Monday, November 27, 2017

Thanksgiving - Phil 4:10-13

This Thanksgiving, when we sit down with our turkeys and pumpkin pies, the odds are that we have some pictures of Pilgrims in the room--not real Pilgrims, but those kids’ versions with black hats and buckle shoes. We will tell children that on Thanksgiving Pilgrims got helped by the Indians and gave thanks. Yet in almost every detail, we get it wrong. The real story is much more complicated.

The story began in England in 1609. The Anglican Church, believed the whole church should worship like them. The Puritans (not the pilgrims) said all churches should be under their version of strict Biblical law. Neither side wanted religious freedom. Both wanted to either convert or destroy the other.

In the middle was the pastor of a little church in Weymouth, England--William Brewster. He believed that English society was too bad to reform, and that believers should leave the country and start the Kingdom of God elsewhere. He and his followers were forced to leave the country. They landed in Leyden, Holland. 

Unfortunately, Holland wasn’t any better. While they could practice their religion, they weren’t allowed to own property or practice a trade unless they were part of Dutch Reformed. 

Brewster and his little flock had an idea. They would move to the New World. Unfortunately, once again they made a huge mistake. You can’t just leave for New England, you had to have the king’s permission, and the king of England hated them.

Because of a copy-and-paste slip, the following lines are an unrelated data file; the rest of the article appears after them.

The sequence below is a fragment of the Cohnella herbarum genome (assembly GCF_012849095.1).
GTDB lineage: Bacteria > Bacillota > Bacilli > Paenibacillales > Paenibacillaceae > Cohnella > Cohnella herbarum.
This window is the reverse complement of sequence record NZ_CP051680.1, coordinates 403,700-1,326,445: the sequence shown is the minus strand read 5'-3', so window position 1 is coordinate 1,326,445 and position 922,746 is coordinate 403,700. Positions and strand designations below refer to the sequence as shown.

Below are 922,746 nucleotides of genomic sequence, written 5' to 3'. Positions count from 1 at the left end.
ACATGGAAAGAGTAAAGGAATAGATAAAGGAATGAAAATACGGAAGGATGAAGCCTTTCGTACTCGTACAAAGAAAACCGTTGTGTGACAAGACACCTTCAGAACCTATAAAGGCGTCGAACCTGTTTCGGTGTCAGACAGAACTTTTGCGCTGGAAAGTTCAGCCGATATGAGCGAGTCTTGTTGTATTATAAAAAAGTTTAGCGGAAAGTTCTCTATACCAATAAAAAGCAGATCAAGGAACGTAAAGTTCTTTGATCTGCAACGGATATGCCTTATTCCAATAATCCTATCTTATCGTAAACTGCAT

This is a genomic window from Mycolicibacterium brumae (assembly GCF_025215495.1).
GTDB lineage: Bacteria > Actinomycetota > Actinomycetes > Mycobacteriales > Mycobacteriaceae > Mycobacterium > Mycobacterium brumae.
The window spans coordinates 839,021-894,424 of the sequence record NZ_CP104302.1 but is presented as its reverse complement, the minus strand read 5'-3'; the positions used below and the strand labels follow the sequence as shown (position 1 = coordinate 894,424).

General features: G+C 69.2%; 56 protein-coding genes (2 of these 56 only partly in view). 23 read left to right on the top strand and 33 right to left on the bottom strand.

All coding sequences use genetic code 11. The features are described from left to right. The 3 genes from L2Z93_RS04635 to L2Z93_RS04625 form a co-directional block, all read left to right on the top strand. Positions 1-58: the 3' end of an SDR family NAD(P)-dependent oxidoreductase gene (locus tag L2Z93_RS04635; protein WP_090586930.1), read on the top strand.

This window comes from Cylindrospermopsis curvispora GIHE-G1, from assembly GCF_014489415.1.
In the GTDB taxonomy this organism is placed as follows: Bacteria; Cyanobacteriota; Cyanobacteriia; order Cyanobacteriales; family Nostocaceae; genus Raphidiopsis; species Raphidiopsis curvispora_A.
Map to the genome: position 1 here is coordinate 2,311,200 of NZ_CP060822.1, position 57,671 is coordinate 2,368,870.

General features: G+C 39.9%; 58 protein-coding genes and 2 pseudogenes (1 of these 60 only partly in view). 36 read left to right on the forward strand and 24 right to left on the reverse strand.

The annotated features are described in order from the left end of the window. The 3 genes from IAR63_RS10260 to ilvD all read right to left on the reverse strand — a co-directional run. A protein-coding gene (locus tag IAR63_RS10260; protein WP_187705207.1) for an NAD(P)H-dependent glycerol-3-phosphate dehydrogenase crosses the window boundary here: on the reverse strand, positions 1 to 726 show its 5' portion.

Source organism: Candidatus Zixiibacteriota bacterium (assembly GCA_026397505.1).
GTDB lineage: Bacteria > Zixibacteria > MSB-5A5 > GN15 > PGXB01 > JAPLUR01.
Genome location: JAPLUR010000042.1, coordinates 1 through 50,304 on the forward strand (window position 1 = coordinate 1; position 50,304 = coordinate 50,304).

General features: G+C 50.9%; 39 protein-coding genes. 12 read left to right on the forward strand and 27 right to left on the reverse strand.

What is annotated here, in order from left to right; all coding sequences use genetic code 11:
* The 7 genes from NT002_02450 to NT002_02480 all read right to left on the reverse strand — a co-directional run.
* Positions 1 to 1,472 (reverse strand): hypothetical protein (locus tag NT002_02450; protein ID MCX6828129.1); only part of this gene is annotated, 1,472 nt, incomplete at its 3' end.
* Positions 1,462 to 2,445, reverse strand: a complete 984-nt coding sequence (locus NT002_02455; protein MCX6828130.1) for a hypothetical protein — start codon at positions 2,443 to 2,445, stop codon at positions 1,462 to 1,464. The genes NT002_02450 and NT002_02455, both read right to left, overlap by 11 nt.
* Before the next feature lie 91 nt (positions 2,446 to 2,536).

They thought they found a loophole that would enable them to go to New England. The king gave permission for a group of businessmen to start a new colony. These men were more than happy to have them in New England, for a price. They could go, if they gave half of their money to their sponsor. The Pilgrims reluctantly agreed. 

So, they put their money together and bought a ship for the journey. It was called the Speedwell—a leaky bucket of rust and barnacles, barely able to leave Holland, but they were stuck with it. Pastor Brewster, refused to go. They loaded their belongings on the ship and headed for New England.

It soon became obvious that the Speedwell wasn’t going to make it to America, so their backers hired another ship to go with them called the Mayflower. It was a good thing too, because the Speedwell did not make it past England before it sank. So, the 41 Pilgrims joined a motley group of 61 other settlers and sailors on board the Mayflower for the three month voyage to the New World. They were stuck on a boat with a group of money-grubbing adventurers and profane sailors who thought the Pilgrims were the funniest people they had ever seen.

Over the three months, the other passengers came to regard the Pilgrims with respect, and some even joined them. 
The Pilgrims believed that God would take care of them, but so far, however, everything had gone wrong. Every time they started doing what God wanted them to do, they wound up in a worse mess.

We think if we trust God, then happiness is just around the corner. But sometimes, the only thing around the corner is another corner.

When the Mayflower arrived (at Cape Cod, not Plymouth Rock), they expected to either find an unspoiled wilderness or friendly Indians. But two years before they arrived, small pox had wiped out eighty percent of the Native Americans in New England. Everywhere they saw abandoned villages and empty fields. There were tribes still there, but they were too busy fighting each other to pay attention.